As California’s drought crisis intensifies year after year, Milpitas is projecting a 67 percent increase in water usage by 2040 as the city’s population grows.
Sourced from the San Francisco Public Utilities Commission and Valley Water, Milpitas in 2019 delivered approximately 8.3 million gallons of water per day to more than 16,000 homes and businesses. But in the next 20 years, city officials project that there will be 11,200 new homes and businesses, bringing Milpitas’ daily water consumption up to 13.4 million gallons.
At Tuesday’s Milpitas City Council meeting, the council reviewed a draft of the Water Master Plan, which assesses the city’s water infrastructure needs based on growth and future development. The plan also includes an overview of the city’s 206 miles of pipelines, pump stations, and reservoirs, and improvements the city needs to make.
In accounting for population growth in the next two decades, the preliminary report stated that the current supply and storage capacities fall short. In order to meet the increased demand, the city would need to build a new 2 million gallon storage reservoir with a pump station that can pump 4,000 gallons per minute.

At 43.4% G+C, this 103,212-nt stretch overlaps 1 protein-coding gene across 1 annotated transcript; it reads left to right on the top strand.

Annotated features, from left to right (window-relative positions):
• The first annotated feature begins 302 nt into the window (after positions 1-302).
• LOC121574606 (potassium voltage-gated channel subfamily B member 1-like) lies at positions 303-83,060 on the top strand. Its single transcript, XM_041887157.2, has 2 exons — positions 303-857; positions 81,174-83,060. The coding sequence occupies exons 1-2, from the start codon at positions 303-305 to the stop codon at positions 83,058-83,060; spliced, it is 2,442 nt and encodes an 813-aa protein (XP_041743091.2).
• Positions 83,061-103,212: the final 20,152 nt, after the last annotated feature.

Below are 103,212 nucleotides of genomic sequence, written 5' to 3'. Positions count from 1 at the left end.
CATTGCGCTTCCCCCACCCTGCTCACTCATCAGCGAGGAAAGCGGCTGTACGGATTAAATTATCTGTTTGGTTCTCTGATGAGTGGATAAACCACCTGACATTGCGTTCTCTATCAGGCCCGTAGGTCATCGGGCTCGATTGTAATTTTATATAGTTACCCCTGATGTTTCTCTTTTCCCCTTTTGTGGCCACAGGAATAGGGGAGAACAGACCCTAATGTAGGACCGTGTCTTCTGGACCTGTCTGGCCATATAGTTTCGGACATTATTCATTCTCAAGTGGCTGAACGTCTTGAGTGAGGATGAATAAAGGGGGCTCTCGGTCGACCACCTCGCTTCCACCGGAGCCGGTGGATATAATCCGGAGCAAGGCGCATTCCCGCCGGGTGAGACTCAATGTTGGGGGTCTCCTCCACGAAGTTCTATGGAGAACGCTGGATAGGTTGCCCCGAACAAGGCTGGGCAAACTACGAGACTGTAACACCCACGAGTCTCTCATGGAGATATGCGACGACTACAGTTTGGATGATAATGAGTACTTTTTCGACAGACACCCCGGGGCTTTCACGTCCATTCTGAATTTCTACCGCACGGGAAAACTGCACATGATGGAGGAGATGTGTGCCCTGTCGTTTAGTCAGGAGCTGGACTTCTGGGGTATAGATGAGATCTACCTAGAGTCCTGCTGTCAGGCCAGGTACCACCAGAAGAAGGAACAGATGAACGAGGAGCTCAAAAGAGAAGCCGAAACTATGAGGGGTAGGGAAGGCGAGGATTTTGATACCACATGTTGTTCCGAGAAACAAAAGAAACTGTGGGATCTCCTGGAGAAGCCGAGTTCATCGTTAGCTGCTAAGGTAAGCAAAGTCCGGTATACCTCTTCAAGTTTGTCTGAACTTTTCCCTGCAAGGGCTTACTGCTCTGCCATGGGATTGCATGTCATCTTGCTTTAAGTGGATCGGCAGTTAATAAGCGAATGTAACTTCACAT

Elizabeth Drayer, the project manager on the plan and vice president at West Yost Associates, said that as part of the process, they also evaluated “pipelines in terms of age, pipeline material, and other data.” Roughly 40 percent of the city’s pipelines are in a category where they would need attention in the near future.
All in all, the capital improvement projects on the city’s water systems will cost $51.6 million through 2040.
To reduce those costs, Vice Mayor Carmen Montano is suggesting the city consider developing fewer wells.
“These wells are very, very expensive, and we get water from Hetch Hetchy; we get water from Valley Water,” she said. “Cities don’t have the income that they did back in the day, and maybe we ought to rethink if we really need all those additional wells.”
Public Works Director Tony said that Milpitas is developing three wells across the city––mainly for emergency purposes. The first is on Pinewood Way and is already fully developed. Of the remaining two, the one on Curtis Avenue is in the ground but not developed and the third is still in the works.
“We get water from SFPUC and from Valley Water,” Ndah said. “If things happen with their systems, we have to be able to rely on ourselves.”
Drayer added the wells are critical, especially as SFPUC and Valley Water make cutbacks during drought years.
The Water Master Plan will return to the council in the fall after city officials incorporate the council’s feedback and finalize a financial strategy to cover the cost of system improvements.